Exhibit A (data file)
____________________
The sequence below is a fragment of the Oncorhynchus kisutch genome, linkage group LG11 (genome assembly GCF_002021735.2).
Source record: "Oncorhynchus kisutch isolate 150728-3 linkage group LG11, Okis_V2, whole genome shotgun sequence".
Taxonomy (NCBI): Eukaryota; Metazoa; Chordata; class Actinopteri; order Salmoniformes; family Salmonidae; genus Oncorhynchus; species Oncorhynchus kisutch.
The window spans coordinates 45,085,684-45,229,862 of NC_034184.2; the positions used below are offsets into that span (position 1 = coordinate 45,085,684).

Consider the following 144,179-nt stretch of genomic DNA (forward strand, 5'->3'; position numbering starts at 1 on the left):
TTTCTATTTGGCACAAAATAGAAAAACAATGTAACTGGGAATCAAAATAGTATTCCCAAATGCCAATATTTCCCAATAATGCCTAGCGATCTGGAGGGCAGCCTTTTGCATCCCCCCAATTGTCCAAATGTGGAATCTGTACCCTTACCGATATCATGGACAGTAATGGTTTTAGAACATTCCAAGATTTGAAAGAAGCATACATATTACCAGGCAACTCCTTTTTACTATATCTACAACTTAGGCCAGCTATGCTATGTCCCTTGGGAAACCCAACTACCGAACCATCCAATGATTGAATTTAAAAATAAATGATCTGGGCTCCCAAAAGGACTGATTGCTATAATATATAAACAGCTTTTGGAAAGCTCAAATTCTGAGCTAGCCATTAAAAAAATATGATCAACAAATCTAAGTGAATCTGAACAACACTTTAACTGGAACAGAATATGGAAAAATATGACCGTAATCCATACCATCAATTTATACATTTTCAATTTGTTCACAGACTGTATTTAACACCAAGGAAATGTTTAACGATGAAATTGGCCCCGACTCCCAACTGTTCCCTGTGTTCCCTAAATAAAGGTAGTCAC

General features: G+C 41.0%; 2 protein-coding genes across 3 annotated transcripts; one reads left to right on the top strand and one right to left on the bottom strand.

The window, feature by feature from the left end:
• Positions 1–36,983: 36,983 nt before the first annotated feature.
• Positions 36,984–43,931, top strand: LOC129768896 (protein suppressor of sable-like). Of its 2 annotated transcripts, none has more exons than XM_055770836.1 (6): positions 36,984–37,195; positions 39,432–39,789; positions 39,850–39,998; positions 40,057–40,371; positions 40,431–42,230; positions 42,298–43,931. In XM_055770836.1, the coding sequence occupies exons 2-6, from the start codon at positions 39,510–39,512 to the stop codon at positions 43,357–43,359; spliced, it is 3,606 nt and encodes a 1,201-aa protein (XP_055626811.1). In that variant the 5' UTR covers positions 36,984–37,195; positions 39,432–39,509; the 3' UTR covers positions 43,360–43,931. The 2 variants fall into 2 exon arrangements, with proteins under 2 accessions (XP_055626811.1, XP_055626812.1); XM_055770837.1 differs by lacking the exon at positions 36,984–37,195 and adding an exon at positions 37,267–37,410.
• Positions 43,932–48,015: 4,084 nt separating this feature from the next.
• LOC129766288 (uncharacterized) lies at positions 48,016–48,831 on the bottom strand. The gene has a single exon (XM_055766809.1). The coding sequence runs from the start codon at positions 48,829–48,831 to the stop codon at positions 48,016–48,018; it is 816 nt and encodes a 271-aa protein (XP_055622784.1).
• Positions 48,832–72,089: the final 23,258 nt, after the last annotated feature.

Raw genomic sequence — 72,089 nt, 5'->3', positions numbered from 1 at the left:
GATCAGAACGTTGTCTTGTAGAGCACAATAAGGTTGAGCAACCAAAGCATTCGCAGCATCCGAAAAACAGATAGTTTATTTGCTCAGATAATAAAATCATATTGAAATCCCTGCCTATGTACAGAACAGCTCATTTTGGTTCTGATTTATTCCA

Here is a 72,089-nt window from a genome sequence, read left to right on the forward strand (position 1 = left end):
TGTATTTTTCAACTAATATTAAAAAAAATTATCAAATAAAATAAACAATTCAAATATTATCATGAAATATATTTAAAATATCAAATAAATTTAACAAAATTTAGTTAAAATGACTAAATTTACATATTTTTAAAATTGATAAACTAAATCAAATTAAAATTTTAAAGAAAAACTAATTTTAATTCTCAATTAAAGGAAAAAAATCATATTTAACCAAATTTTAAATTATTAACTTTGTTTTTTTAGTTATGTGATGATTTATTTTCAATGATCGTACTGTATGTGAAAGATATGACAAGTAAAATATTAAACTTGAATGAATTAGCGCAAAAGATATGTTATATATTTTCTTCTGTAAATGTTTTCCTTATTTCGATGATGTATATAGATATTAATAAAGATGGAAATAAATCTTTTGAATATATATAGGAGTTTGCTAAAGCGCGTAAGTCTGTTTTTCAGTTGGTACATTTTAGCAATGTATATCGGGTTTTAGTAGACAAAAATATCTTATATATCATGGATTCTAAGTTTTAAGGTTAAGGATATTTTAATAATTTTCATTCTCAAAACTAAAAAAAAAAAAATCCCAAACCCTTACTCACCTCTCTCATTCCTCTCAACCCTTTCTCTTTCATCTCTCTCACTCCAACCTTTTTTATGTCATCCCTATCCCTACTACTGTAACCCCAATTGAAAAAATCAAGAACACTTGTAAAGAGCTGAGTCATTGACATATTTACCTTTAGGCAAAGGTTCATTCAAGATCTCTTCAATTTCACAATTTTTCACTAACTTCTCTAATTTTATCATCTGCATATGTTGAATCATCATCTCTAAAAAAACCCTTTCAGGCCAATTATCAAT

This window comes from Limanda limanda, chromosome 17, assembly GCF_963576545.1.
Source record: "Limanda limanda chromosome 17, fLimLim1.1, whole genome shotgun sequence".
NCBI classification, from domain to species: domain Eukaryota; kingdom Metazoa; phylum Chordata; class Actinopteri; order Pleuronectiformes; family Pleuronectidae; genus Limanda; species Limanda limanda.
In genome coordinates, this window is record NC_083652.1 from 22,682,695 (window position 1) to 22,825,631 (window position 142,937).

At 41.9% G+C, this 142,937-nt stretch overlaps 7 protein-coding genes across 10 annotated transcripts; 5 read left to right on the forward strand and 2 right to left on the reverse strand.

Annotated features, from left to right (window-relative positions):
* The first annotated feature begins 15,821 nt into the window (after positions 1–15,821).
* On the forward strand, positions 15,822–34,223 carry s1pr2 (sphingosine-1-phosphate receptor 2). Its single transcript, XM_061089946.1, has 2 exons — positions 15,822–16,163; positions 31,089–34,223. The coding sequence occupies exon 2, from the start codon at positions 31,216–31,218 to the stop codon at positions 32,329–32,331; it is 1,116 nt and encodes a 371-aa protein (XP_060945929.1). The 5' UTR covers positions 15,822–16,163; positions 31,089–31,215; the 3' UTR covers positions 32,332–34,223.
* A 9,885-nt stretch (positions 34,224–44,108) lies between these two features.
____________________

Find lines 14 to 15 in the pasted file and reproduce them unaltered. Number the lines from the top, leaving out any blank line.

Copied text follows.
Raw genomic sequence — 72,089 nt, 5'->3', positions numbered from 1 at the left:
GATCAGAACGTTGTCTTGTAGAGCACAATAAGGTTGAGCAACCAAAGCATTCGCAGCATCCGAAAAACAGATAGTTTATTTGCTCAGATAATAAAATCATATTGAAATCCCTGCCTATGTACAGAACAGCTCATTTTGGTTCTGATTTATTCCA